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New accessible space a hit

Whare Awhina hosted an opening ceremony for its new learning space on May 27 – with special guest Masterton district councillor Frazer Mailman. PHOTOS/SUPPLIED

Erin Kavanagh-Hall
[email protected]

The weather was “horrible” and there were a few last-minute adjustments to the guest list – but the students of Wairarapa College’s Whare Āwhina still had plenty to celebrate at the official opening of their new accessible learning space.

On May 27, Whare Āwhina (formerly known as the Supported Learning Centre) hosted an informal opening ceremony for its new building – completed at the start of this year – with a crowd of parents and supporters in attendance.

The new Whare Awhina building was purpose built for students with additional needs.

The 358 square metre learning space, a project made possible by fierce advocacy from staff, was purpose-built to cater for Whare Āwhina’s 22 students – who have various physical and learning [intellectual] disabilities.

The building, funded by the Ministry of Education, includes a range of accessible features: including a sensory room, break-out areas, bathrooms with several mobility aids, and a wheelchair-friendly technology suite – complete with brand new computers and interactive television.

A significant upgrade from Whare Āwhina’s old building – which was, as head teacher Amanda Kawana put it, “just a couple of old prefabricated classrooms joined together”, with “not much space” and few accommodations for disabled learners.

The Whare Āwhina community’s pride in its “home away from home” was on full display at the opening ceremony: with the students, unfazed by the cold and wet weather, performing an opening karakia and waiata.

This was followed by a speech from WaiCol principal Matt White and a “ribbon cutting”, led by Masterton district councillor Frazer Mailman [representing Mayor Lyn Patterson, who was unwell].

Kawana said she was “thrilled to bits”, both with the opening and the building – which she said has made “a big difference” to student and staff well-being.

“The new environment has made life so much less stressful for everyone,” she said.

“It all adds up: it’s things like having an office with doors big enough for a wheelchair to fit through, the extra rooms for the kids to have quiet time, a separate kitchen space, and a resource room where we can actually store things – opposed to just putting them wherever there was space.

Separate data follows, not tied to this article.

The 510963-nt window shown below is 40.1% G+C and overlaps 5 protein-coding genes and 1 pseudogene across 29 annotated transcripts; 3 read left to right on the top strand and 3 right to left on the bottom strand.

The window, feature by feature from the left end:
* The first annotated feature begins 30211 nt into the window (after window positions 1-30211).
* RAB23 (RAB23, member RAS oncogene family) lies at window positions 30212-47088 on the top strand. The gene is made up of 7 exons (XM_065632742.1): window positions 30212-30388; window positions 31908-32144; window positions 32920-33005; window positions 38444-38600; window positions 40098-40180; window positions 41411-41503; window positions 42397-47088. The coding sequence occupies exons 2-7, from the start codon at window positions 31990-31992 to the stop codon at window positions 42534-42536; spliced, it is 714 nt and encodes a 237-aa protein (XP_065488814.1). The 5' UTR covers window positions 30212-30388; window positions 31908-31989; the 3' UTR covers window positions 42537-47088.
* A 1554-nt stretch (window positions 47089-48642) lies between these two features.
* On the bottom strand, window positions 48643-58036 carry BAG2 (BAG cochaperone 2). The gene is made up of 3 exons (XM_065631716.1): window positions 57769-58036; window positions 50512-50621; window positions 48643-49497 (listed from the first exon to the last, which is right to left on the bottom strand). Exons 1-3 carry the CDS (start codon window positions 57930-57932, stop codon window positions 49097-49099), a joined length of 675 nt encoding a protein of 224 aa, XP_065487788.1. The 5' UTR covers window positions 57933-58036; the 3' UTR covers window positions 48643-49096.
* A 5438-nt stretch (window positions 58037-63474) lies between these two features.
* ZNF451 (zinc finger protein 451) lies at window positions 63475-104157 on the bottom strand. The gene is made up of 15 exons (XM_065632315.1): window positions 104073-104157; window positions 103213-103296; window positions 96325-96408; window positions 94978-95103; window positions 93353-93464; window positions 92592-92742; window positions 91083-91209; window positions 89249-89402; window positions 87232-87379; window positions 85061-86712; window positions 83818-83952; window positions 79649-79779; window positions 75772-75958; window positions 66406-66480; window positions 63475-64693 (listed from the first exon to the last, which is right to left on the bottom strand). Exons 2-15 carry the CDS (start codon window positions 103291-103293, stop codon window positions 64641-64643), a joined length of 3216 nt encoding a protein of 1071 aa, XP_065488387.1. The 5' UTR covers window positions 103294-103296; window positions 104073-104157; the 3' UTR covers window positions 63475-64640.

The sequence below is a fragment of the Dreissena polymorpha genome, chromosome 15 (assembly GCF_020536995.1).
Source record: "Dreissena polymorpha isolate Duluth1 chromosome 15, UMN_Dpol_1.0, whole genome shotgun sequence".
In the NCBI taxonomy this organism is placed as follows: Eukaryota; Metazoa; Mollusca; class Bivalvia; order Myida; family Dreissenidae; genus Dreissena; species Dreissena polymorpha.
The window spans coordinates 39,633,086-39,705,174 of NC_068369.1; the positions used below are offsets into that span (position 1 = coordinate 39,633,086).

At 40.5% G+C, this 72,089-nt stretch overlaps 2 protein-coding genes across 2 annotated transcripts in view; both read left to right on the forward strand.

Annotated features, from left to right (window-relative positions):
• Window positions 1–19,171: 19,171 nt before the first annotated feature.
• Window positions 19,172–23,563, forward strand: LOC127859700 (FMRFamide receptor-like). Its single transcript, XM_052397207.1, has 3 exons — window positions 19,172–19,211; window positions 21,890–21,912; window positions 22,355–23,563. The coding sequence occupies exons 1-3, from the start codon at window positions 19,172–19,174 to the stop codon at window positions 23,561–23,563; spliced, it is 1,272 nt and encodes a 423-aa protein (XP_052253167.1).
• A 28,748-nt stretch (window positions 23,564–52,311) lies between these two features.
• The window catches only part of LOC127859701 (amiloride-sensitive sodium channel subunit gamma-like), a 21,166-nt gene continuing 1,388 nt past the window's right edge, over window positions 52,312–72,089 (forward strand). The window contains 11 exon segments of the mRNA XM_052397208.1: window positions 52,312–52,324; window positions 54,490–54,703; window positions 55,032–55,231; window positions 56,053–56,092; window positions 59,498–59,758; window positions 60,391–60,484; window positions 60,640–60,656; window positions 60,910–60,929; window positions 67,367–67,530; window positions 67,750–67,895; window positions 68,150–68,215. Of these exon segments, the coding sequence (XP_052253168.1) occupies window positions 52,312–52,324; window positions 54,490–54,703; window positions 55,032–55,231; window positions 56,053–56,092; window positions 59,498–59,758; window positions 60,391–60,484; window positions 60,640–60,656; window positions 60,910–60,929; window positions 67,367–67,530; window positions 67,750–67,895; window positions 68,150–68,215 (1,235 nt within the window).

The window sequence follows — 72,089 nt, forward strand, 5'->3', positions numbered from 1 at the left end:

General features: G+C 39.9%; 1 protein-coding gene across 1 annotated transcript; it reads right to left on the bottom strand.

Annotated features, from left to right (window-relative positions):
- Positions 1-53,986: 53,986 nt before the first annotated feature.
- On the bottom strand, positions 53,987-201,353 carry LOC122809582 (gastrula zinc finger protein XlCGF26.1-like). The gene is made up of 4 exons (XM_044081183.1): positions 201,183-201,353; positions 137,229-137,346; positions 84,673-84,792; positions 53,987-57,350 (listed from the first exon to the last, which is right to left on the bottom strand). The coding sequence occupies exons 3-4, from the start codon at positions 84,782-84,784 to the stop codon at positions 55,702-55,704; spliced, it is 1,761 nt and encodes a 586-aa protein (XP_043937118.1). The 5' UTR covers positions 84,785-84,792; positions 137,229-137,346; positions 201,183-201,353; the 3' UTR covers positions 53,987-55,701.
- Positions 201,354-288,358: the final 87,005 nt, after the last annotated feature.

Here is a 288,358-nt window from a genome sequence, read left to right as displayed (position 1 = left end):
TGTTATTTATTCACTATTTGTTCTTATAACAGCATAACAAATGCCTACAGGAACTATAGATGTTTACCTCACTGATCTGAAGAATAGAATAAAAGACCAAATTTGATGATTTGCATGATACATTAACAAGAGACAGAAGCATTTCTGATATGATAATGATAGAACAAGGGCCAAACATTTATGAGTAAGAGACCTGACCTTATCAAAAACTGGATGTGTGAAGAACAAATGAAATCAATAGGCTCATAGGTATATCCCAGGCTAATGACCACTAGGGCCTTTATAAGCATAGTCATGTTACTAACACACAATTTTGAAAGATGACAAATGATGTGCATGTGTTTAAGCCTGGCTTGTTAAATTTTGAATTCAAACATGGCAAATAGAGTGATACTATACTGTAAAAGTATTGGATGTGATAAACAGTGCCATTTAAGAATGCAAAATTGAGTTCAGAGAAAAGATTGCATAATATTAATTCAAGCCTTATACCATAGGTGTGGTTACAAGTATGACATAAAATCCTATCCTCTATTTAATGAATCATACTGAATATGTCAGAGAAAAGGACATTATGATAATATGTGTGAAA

“The new building was designed with young people with additional needs in mind. It’s an environment that works for them – and that’s the key to a successful education.

“It’s a total upgrade – we’re very lucky.”

Kawana said building work on the new space began in June 2020 – and Whare Āwhina teaching staff were heavily involved in the design process.

After several delays, mostly thanks to covid-19, the building was completed in time for Term 1, receiving a blessing from Mike Kawana of Rangitāne o Wairarapa.

The space features two main classrooms, three smaller break-out areas for group work and one-on-one teaching, a spacious staff room, fully accessible kitchen for “learning life skills”, and “de-escalation” room for students struggling with sensory overload – with an interactive touch pad, low lighting, calming music, and a rocking chair.

It has four accessible toilets and a large bathroom, kitted out with an electric ceiling hoist and safety railings for extra support.

Outside, there is an enclosed basketball court, herb garden – which the students maintain themselves – and several picnic benches.

Teacher Sue Partridge said the students were particularly enjoying the larger kitchen and technology area – which made a welcome change from the cramped and restrictive spaces in the previous building.

“It was a challenge for our kids who have sensory issues – there’d be a lot of action going on in a small area,” she said.

“We didn’t have the luxury of space – if the kids needed to escape from the noise for a bit, they had to go outside on to the deck.

“Now, if they need some down time, they can go to one of the break out rooms, or sit in the de-escalation room to chill out and cool down.”

Another welcome addition are the new computers – which students say are “much faster” than the “hand-me-down” machines from the previous building.

Though there were concerns some students would find the change in environment difficult, Partridge said the young people have “adjusted brilliantly” so far.

“Some of the kids we thought would struggle have all coped really well. They’ve been amazing.

“The space feels like home – got a real air about it. The kids love being here – they love coming to school.”

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